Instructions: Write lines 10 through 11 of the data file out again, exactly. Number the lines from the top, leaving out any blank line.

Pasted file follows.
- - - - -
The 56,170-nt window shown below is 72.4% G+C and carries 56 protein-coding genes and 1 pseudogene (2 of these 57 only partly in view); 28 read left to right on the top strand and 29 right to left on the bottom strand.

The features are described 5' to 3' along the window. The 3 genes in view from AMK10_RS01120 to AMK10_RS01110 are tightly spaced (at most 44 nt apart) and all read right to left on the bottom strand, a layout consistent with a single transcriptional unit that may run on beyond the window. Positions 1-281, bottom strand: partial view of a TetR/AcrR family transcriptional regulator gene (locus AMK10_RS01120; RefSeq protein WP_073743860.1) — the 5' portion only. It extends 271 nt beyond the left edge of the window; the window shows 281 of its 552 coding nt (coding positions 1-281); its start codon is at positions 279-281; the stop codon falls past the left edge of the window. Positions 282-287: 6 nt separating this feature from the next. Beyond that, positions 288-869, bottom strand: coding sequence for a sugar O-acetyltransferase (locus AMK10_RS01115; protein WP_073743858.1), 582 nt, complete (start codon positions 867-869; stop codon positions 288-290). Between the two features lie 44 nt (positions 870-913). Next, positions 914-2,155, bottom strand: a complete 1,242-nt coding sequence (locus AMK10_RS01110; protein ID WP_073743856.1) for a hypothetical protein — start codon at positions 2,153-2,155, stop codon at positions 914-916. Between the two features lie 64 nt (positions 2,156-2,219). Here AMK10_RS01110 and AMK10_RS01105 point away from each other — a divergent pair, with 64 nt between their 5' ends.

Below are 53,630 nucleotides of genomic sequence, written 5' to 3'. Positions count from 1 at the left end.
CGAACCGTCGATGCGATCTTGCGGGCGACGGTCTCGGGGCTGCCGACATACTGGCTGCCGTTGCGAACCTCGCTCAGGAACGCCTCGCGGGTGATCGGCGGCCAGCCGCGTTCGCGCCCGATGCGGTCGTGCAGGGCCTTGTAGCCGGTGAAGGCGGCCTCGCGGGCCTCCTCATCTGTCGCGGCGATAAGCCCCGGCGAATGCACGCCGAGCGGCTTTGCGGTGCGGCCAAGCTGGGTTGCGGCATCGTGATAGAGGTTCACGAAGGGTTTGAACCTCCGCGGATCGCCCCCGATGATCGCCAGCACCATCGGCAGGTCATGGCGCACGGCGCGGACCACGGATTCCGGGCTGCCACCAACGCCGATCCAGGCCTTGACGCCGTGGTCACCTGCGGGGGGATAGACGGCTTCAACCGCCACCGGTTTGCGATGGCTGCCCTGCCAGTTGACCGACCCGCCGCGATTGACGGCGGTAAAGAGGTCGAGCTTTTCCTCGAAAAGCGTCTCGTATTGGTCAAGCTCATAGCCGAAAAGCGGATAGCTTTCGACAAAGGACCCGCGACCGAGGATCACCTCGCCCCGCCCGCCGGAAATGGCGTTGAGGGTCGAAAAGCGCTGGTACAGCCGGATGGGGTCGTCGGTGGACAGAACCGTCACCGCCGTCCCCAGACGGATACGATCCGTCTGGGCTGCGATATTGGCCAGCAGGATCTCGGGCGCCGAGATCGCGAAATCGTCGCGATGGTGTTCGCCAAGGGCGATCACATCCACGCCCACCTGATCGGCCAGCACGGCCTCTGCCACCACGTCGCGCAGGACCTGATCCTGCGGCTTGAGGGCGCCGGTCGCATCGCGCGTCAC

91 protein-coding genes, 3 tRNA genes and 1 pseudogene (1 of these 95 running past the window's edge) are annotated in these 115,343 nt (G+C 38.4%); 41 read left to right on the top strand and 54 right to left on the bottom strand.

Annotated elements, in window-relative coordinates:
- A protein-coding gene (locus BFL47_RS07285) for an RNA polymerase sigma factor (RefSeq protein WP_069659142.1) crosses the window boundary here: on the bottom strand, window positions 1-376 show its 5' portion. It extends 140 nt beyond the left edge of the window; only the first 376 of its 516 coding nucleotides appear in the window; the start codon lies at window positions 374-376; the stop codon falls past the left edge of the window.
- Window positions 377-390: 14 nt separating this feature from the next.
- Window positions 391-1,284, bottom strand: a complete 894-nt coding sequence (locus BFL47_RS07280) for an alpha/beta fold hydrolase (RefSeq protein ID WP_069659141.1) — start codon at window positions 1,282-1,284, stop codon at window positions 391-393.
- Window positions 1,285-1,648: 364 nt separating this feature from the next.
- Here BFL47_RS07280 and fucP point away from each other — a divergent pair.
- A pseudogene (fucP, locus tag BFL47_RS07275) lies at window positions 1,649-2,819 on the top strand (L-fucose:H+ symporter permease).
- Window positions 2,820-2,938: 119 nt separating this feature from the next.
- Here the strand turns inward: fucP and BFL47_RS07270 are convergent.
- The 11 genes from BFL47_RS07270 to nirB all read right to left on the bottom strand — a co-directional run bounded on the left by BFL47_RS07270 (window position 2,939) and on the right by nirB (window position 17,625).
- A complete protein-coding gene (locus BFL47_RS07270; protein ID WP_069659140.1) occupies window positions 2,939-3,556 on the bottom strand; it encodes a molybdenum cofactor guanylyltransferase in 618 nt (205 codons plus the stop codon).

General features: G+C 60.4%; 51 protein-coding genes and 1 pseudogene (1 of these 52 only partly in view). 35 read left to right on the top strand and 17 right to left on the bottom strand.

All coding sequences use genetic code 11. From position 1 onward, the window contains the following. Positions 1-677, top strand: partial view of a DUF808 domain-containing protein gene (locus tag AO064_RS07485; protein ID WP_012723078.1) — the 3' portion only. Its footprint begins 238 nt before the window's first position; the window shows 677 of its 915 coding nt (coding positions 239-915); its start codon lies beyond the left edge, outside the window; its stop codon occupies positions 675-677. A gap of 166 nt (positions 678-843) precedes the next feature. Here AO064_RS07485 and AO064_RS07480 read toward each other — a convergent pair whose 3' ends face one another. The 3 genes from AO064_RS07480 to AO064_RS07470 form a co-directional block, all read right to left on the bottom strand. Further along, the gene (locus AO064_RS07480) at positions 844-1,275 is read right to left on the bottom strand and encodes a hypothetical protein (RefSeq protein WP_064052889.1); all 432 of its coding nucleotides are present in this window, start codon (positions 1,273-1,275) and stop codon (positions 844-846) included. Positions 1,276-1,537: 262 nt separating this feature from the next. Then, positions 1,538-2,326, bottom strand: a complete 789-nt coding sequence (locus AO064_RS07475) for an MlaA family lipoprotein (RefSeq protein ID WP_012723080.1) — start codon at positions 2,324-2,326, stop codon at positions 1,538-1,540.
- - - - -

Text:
- Window positions 1,285-1,648: 364 nt separating this feature from the next.
- Here BFL47_RS07280 and fucP point away from each other — a divergent pair.